22 Sep, 2019 | Written by Premis

Dementia-Friendly Outdoor Spaces in Aged Care

When it comes to designing dementia-friendly aged care facilities, it’s important to consider extending the care environment beyond the doors of the building.

There is evidence to suggest that being outside is essential for our physical and mental wellbeing.  And of even greater significance for people with dementia, research has shown that being in a garden environment can reduce stress, anxiety, depression, agitation, panic, aggression and confusion.

So, it’s of little wonder that incorporating a multi-purpose space in an aged care facility can deliver great benefit to its residents.

Let’s look at the key elements involved in designing an aged care outdoor space to specifically meet the needs of residents with dementia.

Safety and Accessibility

First and foremost, any outside space should be easy for all residents - regardless of their mobility - to encourage regular movement between indoor and outdoor areas.

Paths should be wide enough to fit two people walking side by side with mobility aids, with ramps (including handrails) used in place of steps.  Loop your path network with no dead-ends to help with navigation.

To maximise safety, there should be a noticeable contrast between paths and surrounding ground or garden beds.  Offer plenty of seating areas to allow residents to rest along the way, and include arm rests to assist with rising.


Your outdoor area needs to be well-laid out to ensure residents can navigate their way around the space independently and feel comfortable and secure.  Signage should include graphics as well as  large lettering to help explain either direction or areas of the garden.  It’s also important that the entry and exit is clearly marked to ensure people don’t feel closed-in.

Sensory Stimulation

A garden boasting a range of plants with varied colour, texture and fragrance can enhance a resident’s experience in an outdoor space.  Include plants that reflect the change of seasons, grasses and trees that rustle or crunch, and fragrant shrubs or flowers for a ‘pick and sniff’ area.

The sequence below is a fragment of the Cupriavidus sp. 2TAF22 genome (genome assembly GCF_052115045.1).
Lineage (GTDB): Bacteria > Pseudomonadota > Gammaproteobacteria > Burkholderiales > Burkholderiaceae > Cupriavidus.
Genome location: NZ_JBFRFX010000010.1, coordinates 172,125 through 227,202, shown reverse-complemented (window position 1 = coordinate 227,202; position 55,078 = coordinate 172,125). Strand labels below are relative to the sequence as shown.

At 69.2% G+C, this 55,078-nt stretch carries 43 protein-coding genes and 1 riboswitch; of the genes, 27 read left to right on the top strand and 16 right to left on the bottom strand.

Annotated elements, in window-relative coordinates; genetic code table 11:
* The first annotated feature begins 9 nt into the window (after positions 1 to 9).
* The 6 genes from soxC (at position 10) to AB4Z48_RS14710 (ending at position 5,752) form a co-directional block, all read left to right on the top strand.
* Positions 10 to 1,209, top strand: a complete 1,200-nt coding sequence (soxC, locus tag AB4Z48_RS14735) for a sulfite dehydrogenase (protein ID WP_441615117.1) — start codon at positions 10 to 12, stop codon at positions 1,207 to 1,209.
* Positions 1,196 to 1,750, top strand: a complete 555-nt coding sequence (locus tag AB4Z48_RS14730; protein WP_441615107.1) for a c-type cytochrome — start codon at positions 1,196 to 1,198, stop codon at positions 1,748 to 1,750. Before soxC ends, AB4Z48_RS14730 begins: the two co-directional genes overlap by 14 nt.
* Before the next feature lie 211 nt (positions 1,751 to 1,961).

Incorporate man-made items such as sculptures or water features to further stimulate the senses, or add a bird feeder or possum box to attract animal visitors.

Reminiscence Elements

Adding familiar plants, and items from eras past is a great way to help trigger residents’ memories.  Select plants such as tea roses and flowering shrubs such as camellias and azaleas.  This will help residents who previously enjoyed gardening to remember these experiences and share their memories with others.

Everyday familiar items that residents can interact with like a bus stop bench or sign, vintage car or old kettle, will also help evoke life experiences and offer residents a sense of purpose and ownership.

Provide Things To Do

While providing an outdoor environment that can be enjoyed passively is a great asset, extending the environment to include meaningful activities for residents will ensure maximum benefit is achieved.  By offering a range of outdoor-based activities, residents will feel more comfortable and at home in your outdoor space.  

If space allows, include an undercover multi-purpose activity area - or even two.  These are a great asset to an aged care facility and can be used for a range of diversional and art therapy activities, as well as providing a space for family visits or group dining.

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